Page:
In the truck, Jimmy is putting on a new set of firefighting gear. It's tight. When he tries to explain, Alex says she knows that they're new, because his old gear was the victim of a shooting. "Everyone know who you are," she says, and not happily. One of the guys asks, "Who's Wally Pipp?" He gets razzed for being a New Yorker and not knowing that. Alex and Jimmy don't look very comfortable with each other. Wally Pipp, apparently, was replaced by a rookie named Lou Gehrig, and was then never put back in the starting lineup. Ah, baseball parallels. Got it. The driver actually says, "Lock and load" as they get to the scene. Testosterone, people. Can you feel it?
Things go slow motion as they arrive at the fire. Alex and Jimmy grab medieval-looking picks. Jimmy, who is carrying the dreaded "Can," is put to the hydrant. He argues with his boss, but again, to no avail. It's hydrant duty for you, Mr. Jimmy. Jimmy rushes to the hydrant, pushes some lackey out of the way, and gets to work. Before finishing, he gets up and takes off. The lackey asks why Jimmy doesn't finish this line first before running off to start another one. Jimmy takes off, his machismo cutting a swath of destruction. Jimmy runs back to the building to help and Lou tells him to get back on assignment. He looks like a kid caught trying to put out fires in the cookie jar. Lou points out that Jimmy didn't take out the line. In slow motion (you know, this episode would be about twelve minutes long if not for all the slow motion), Jimmy starts kicking at a snag. The kink in the hose won't untangle as the firefighters need water. Jimmy works at it. Bastard. Water finally makes it. Jimmy looks up at his fellow firefighters, desperately wishing he were up there, about to get killed. He watches kids watching the other firefighters. Yeah, you wanna be a hero, we know. Fade to white. Go to commercial.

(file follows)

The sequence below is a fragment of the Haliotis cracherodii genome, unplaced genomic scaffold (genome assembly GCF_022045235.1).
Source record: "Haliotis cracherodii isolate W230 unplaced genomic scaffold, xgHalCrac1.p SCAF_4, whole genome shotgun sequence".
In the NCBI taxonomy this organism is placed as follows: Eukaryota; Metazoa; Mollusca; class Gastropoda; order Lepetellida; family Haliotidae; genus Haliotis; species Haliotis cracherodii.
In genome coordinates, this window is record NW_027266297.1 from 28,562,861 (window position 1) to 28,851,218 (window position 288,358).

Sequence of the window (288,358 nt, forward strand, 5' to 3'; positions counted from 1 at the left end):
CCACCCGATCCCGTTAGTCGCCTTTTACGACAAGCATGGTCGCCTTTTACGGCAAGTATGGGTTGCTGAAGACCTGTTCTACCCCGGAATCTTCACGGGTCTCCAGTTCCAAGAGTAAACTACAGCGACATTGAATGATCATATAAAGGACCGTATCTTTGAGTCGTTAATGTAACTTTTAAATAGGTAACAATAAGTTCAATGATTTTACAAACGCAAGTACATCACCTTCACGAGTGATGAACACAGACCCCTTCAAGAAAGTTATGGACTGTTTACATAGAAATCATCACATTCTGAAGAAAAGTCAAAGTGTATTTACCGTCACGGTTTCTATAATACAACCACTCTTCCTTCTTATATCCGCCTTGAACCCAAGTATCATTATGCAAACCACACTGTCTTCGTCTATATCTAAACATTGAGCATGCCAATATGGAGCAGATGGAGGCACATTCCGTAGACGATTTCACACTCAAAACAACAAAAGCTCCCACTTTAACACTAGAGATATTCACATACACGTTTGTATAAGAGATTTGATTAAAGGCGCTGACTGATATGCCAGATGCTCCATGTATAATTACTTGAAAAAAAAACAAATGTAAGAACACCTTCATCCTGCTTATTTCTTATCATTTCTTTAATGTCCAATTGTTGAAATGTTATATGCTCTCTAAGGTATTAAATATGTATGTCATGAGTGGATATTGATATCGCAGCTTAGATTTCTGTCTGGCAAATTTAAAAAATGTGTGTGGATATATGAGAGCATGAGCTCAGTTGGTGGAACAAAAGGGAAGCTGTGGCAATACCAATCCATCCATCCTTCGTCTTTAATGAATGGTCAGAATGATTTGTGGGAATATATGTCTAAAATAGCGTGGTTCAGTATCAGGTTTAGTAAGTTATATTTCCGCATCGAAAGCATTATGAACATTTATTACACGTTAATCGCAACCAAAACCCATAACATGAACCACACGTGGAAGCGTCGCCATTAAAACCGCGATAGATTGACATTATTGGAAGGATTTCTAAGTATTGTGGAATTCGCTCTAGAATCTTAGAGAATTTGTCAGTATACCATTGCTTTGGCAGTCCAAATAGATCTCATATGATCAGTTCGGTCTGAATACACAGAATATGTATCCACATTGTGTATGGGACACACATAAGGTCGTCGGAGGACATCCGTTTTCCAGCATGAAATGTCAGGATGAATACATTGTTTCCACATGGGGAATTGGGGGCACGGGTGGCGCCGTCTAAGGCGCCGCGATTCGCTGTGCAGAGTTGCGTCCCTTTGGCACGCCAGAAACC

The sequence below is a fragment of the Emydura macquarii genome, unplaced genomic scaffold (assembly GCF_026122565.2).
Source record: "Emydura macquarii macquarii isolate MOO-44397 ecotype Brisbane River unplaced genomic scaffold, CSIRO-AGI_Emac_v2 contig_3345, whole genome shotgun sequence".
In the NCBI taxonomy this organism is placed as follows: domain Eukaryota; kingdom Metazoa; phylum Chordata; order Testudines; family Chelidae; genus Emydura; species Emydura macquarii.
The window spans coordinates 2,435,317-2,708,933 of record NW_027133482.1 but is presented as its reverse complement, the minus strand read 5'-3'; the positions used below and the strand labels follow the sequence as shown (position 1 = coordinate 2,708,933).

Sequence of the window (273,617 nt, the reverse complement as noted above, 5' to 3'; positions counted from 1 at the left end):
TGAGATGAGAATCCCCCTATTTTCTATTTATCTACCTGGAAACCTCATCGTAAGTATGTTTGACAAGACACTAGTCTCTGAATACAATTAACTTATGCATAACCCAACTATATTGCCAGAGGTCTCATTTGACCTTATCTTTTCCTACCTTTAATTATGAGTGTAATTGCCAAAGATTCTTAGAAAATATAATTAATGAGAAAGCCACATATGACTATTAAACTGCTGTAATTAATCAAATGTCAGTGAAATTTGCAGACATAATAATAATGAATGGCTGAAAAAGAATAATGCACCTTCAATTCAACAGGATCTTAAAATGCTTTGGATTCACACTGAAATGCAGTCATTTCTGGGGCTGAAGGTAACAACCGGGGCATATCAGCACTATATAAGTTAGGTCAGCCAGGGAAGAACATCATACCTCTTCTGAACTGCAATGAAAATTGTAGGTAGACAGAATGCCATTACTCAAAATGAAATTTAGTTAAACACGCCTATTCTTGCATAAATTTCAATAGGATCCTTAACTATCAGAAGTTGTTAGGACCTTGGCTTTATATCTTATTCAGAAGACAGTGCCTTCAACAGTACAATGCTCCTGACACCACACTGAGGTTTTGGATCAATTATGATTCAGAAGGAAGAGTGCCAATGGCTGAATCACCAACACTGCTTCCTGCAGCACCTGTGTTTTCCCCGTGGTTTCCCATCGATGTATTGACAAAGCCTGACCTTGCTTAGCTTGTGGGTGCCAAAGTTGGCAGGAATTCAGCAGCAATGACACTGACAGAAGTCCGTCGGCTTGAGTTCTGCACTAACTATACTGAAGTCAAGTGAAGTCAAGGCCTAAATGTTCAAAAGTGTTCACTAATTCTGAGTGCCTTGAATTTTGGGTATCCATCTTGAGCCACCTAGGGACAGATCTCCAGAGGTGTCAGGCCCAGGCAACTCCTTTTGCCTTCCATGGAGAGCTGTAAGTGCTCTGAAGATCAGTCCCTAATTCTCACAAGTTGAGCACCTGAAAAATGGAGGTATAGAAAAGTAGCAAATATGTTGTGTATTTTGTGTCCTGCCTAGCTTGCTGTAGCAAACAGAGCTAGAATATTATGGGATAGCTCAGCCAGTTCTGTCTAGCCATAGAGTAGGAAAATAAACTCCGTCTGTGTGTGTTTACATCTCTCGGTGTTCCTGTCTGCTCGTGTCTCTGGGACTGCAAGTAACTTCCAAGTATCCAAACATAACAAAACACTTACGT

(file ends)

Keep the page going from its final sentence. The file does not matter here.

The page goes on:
Post-fire. Oh. I need a cigarette. One firefighter got his helmet melted. The male firefighters are already bitching about Alex, saying that if they assign her to can or hydrant instead of the hose, that they'll get named in her next suit. What suit? You know, thinking that everything revolved around the hose is very phallocentric. Doc, who is standing nearby with Carlos, asks if the woman he saw was Alex. He used to work with her back when she was a paramedic and before she took the fire exam. One of the firefighters says she should have stayed a paramedic. Carlos says, "Too bad she's litigious. Girl's got a great ass." Who knew that the Gorgeous Ladies of Wrestling was more enlightened than NBC Monday Night?